Ministry of Finance freezes public sector wages

The need to reduce the public deficit has forced the Greek Ministry of Finance to decide not to increase the basic salaries of civil servants and public sector pensioners, but to provide aid in the form of an allowance and only to specific categories. Thus, this allowance will not be paid to all civil servants and pensioners. The government decision was made public in mid March 2009 and was strongly opposed by public sector trade unions, which went on a general strike on 2 April.

Incomes policy for civil servants and public sector pensioners

On 18 March 2009, the Minister of Economy and Finance, Yannis Papathanassiou, announced that – due to the negative impact of the current global economic crisis on servicing the state budget deficit – the basic salaries of civil servants and public sector pensioners will not be increased for the current year. This decision affects employees at ministries, magistrates, professors, doctors at public hospitals, those working in public security forces and armed forces, and local government employees. Instead, the incomes policy implemented during 2009 for public administration employees and pensioners is as follows.

  • Those earning gross pay of over €1,700 a month will not receive any pay increase or financial aid. In addition, public sector pensioners whose pension exceeds €1,100 a month will not receive any increase or allowance for 2009. It is estimated that this measure will affect some 478,000 civil servants and 340,000 public sector pensioners. In essence, based on the estimated inflation and taxation of their income, these categories will suffer a decrease in their actual income ranging from €357 to €525 a year.
  • Civil servants earning gross monthly pay of up to €1,500 will receive a tax-free allowance of €500. The same allowance will also be paid to public sector pensioners receiving a monthly pension of up to €800. It is estimated that the €500 allowance will be granted to 135,000 active workers and 1,180,000 public sector pensioners.
  • Those earning gross monthly pay ranging from €1,501 to €1,700 will receive an allowance of €300. The same sum will be paid to pensioners receiving a monthly pension ranging from €801 to €1,100. It is estimated that this allowance will be granted to 78,000 active workers and 290,000 public sector pensioners.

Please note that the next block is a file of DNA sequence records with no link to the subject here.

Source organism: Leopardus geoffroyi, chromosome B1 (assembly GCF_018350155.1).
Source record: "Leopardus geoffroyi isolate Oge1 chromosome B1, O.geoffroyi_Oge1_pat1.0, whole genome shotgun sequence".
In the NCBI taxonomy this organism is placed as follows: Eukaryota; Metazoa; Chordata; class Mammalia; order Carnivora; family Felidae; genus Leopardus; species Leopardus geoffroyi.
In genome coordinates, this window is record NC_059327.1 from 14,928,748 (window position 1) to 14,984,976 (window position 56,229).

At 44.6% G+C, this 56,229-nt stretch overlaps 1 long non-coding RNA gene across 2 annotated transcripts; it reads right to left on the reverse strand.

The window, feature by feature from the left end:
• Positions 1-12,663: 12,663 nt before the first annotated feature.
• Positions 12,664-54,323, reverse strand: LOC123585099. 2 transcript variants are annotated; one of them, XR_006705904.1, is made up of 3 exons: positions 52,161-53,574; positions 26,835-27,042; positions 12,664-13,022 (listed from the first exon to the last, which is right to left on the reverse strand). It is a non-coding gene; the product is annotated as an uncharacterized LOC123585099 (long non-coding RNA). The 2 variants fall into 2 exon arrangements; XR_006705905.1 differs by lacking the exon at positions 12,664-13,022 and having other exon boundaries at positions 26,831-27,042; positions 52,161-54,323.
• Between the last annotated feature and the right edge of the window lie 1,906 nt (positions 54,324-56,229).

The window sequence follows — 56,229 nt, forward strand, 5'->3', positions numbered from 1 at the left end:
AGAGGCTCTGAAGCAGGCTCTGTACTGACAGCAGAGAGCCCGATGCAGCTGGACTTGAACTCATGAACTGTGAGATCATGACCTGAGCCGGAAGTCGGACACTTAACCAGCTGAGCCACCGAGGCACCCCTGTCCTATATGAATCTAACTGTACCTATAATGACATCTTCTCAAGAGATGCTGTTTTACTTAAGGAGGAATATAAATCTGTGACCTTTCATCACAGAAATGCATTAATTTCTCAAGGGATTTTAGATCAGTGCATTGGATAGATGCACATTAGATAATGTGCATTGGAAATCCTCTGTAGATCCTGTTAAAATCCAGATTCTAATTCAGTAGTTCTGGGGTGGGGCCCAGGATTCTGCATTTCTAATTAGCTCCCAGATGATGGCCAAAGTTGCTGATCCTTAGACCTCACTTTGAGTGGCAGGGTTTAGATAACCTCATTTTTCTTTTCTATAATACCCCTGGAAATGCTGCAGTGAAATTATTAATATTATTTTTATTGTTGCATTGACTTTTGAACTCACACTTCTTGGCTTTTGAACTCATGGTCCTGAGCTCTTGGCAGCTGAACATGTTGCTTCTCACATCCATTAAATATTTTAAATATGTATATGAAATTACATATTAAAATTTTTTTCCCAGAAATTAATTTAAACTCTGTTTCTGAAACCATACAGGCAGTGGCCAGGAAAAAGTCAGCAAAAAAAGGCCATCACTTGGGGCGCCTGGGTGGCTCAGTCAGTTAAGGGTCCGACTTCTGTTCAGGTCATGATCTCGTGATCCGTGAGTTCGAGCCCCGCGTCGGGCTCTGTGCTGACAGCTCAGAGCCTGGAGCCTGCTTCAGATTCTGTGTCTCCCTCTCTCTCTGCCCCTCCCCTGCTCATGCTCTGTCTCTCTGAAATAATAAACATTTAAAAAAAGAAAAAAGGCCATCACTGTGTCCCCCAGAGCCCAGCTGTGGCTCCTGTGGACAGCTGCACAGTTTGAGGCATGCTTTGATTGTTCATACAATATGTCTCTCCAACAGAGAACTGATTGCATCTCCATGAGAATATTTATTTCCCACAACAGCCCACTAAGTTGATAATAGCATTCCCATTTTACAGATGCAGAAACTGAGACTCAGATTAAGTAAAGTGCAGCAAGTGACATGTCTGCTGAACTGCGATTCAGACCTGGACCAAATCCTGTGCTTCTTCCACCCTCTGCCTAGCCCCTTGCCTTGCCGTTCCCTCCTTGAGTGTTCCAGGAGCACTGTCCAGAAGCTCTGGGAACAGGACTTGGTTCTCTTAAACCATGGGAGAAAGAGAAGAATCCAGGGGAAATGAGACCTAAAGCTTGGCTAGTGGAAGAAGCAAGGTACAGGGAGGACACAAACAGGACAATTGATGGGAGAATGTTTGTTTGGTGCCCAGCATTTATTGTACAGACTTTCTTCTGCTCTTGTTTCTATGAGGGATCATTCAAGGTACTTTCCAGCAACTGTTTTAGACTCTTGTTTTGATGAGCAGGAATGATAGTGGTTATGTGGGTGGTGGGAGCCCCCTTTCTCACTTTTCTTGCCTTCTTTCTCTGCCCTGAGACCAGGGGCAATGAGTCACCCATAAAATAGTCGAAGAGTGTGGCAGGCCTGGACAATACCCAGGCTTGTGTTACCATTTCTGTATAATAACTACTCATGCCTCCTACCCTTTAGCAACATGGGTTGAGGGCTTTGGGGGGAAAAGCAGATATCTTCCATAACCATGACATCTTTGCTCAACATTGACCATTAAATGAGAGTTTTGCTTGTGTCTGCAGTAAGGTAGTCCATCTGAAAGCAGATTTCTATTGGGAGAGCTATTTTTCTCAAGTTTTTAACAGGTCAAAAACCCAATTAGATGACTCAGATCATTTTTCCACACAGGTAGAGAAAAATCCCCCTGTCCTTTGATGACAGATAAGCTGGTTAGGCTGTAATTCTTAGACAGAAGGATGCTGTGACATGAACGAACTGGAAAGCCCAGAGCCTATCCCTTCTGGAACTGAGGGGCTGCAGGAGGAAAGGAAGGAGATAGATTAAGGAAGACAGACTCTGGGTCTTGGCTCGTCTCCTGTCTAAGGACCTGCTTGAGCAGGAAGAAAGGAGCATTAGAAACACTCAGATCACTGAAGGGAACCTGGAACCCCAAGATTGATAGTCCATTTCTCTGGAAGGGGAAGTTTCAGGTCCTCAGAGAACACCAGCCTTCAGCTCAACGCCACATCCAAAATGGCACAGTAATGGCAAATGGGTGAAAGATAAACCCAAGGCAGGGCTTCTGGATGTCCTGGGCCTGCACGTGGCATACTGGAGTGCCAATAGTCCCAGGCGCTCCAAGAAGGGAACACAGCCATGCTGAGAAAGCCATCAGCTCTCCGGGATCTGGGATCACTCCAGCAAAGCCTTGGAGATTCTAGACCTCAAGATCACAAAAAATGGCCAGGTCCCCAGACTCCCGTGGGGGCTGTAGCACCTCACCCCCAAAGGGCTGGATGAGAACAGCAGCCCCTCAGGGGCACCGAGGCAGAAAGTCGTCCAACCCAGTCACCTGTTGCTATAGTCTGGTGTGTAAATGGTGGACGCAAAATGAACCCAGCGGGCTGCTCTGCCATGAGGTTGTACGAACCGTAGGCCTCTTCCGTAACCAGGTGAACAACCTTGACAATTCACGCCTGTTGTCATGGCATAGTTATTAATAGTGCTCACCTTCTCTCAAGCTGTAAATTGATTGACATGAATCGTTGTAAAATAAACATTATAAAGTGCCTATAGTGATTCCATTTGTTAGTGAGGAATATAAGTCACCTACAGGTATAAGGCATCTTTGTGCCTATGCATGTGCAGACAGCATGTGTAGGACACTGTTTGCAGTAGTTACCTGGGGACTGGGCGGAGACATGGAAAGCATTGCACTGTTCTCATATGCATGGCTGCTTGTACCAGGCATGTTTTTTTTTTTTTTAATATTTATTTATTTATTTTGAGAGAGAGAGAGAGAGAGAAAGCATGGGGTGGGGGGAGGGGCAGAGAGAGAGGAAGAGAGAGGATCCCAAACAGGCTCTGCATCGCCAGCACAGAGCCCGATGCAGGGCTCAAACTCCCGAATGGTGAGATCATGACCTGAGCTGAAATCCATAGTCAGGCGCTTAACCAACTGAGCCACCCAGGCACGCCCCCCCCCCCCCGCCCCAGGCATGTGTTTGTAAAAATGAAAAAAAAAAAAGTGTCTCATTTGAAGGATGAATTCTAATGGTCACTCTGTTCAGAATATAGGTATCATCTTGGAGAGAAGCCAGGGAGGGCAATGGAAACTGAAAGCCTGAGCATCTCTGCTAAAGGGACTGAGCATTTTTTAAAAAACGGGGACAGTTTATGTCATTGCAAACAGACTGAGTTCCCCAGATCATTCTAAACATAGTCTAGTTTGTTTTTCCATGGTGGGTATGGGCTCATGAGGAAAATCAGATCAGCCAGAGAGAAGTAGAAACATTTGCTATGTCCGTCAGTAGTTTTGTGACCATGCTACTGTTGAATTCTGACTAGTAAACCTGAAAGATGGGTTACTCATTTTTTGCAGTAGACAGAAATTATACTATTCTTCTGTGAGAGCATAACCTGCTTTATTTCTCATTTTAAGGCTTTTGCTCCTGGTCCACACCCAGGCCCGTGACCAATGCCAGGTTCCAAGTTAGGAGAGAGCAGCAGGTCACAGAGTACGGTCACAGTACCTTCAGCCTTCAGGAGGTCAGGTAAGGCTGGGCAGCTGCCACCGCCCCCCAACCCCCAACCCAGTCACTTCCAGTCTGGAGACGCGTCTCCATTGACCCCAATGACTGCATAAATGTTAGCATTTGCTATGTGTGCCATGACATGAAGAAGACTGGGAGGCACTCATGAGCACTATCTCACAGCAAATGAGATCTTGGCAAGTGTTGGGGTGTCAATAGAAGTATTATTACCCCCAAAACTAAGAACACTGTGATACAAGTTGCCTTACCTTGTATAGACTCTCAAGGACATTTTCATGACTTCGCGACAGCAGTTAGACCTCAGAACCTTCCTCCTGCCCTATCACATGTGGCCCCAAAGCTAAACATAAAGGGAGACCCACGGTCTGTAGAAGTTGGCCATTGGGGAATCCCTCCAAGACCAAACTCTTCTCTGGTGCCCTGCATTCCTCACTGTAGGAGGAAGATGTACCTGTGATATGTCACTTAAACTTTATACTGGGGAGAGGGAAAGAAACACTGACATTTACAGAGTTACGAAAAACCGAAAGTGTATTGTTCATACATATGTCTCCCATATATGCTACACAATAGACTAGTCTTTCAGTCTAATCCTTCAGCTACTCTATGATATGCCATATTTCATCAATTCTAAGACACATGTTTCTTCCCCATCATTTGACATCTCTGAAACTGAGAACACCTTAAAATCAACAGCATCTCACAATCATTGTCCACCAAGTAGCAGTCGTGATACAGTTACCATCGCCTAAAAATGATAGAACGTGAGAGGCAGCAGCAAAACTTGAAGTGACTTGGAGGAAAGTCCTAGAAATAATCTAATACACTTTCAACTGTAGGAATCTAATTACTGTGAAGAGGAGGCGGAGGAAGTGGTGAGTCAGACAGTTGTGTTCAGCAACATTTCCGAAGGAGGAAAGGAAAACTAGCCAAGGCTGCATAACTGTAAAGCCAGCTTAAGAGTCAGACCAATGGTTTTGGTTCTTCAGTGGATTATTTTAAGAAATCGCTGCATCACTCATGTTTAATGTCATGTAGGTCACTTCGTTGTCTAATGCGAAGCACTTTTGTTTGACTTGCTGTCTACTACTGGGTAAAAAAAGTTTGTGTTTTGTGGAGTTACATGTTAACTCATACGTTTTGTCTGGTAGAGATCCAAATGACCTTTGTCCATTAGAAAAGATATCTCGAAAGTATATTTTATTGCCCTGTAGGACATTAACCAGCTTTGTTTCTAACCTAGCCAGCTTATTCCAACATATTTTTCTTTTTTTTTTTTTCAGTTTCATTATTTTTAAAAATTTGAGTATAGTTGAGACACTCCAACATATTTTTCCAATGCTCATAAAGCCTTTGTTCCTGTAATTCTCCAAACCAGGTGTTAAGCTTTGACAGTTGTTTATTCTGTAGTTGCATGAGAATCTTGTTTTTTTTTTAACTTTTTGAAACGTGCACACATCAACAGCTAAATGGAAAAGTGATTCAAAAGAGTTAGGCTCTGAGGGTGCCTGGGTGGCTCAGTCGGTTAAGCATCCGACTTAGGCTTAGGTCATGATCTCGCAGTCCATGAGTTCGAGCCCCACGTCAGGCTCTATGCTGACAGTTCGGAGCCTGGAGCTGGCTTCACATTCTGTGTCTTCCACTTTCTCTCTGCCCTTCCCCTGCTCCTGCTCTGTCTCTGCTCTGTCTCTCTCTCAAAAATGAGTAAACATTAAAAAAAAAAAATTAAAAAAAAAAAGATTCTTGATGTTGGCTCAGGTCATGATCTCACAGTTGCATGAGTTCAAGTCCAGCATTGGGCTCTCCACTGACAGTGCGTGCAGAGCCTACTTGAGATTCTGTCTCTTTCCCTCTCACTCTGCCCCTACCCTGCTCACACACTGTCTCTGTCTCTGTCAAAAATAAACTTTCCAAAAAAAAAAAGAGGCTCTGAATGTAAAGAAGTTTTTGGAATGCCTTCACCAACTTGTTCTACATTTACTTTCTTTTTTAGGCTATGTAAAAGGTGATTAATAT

Based on initial estimates, the savings from this freezing of salaries and pensions will amount to about €300 million.

Effects of incomes policy

The government decision to grant an allowance to just some civil servants and public sector pensioners, instead of raising the basic salaries for all, has two direct long-term consequences on the earnings of civil servants.

Firstly, with regard to calculating the pension granted to civil servants, this is based on their basic salary over the last five years prior to their retirement. Therefore, given that no increase in the basic salary will take place during 2009, civil servants should not expect any additional amount in the calculation of their final pension from this year.

Secondly, if the government decides to increase the basic salaries over the years to come, such a raise will be based on the basic salary of 2008, given that no increase has been granted for 2009.

Acknowledging the turmoil caused, Minister Papathanassiou stated:

the decisions we make are certainly difficult; I believe we all understand that we are going through an unprecedented crisis. There is only one possible responsible and realistic policy – to reduce drastically public expenditure; there is no other permanent solution.

Trade union reaction

Trade unions strongly opposed the announced incomes policy. The President of the Confederation of Public Servants (Ανώτατη Διοίκηση Ενώσεων Δημοσίων Υπαλλήλων, ADEDY), Spyros Papaspyros, declared: ‘the fact that increases for employees and pensioners are being frozen is a sign of bankruptcy of the government’s policy’. He also emphasised that ‘the announcements have frozen all Greek citizens but will not freeze our strike to be held on 2 April’, thereby calling a general strike for early April 2009.


Having declared its goal to reduce the state public deficit, the government is trying to attain this objective by taking steps mainly related to the earnings of civil servants. This strategy, however, will be short term since the freezing of pay increases for all civil servants and pensioners cannot last for a long period of time. Therefore, the benefits generated by such a policy can only be of a limited time horizon, dictated by the exceptional circumstances surrounding the global economic crisis. The main policies for rationalising public expenditure should aim to provide incentives that will boost the economy by developing a public sector model characterised by major public investments in modernisation and enhancement of productivity.

Stathis Tikos, Labour Institute of Greek General Confederation of Labour (INE/GSEE)

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